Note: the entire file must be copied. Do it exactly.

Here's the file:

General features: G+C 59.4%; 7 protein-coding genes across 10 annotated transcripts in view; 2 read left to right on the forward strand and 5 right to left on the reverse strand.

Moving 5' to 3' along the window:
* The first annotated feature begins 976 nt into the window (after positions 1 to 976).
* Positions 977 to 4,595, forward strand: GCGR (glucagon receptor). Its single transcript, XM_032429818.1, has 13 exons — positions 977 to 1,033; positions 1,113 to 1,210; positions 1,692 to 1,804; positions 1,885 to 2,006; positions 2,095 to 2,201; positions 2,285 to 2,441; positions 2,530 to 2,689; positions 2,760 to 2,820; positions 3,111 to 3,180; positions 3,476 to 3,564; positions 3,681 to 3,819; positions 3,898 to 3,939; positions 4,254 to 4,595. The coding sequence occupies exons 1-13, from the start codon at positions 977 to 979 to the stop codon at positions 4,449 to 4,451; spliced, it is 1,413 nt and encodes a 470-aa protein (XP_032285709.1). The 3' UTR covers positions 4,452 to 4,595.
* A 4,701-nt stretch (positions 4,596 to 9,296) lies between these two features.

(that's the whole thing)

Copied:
General features: G+C 59.4%; 7 protein-coding genes across 10 annotated transcripts in view; 2 read left to right on the forward strand and 5 right to left on the reverse strand.

Moving 5' to 3' along the window:
* The first annotated feature begins 976 nt into the window (after positions 1 to 976).
* Positions 977 to 4,595, forward strand: GCGR (glucagon receptor). Its single transcript, XM_032429818.1, has 13 exons — positions 977 to 1,033; positions 1,113 to 1,210; positions 1,692 to 1,804; positions 1,885 to 2,006; positions 2,095 to 2,201; positions 2,285 to 2,441; positions 2,530 to 2,689; positions 2,760 to 2,820; positions 3,111 to 3,180; positions 3,476 to 3,564; positions 3,681 to 3,819; positions 3,898 to 3,939; positions 4,254 to 4,595. The coding sequence occupies exons 1-13, from the start codon at positions 977 to 979 to the stop codon at positions 4,449 to 4,451; spliced, it is 1,413 nt and encodes a 470-aa protein (XP_032285709.1). The 3' UTR covers positions 4,452 to 4,595.
* A 4,701-nt stretch (positions 4,596 to 9,296) lies between these two features.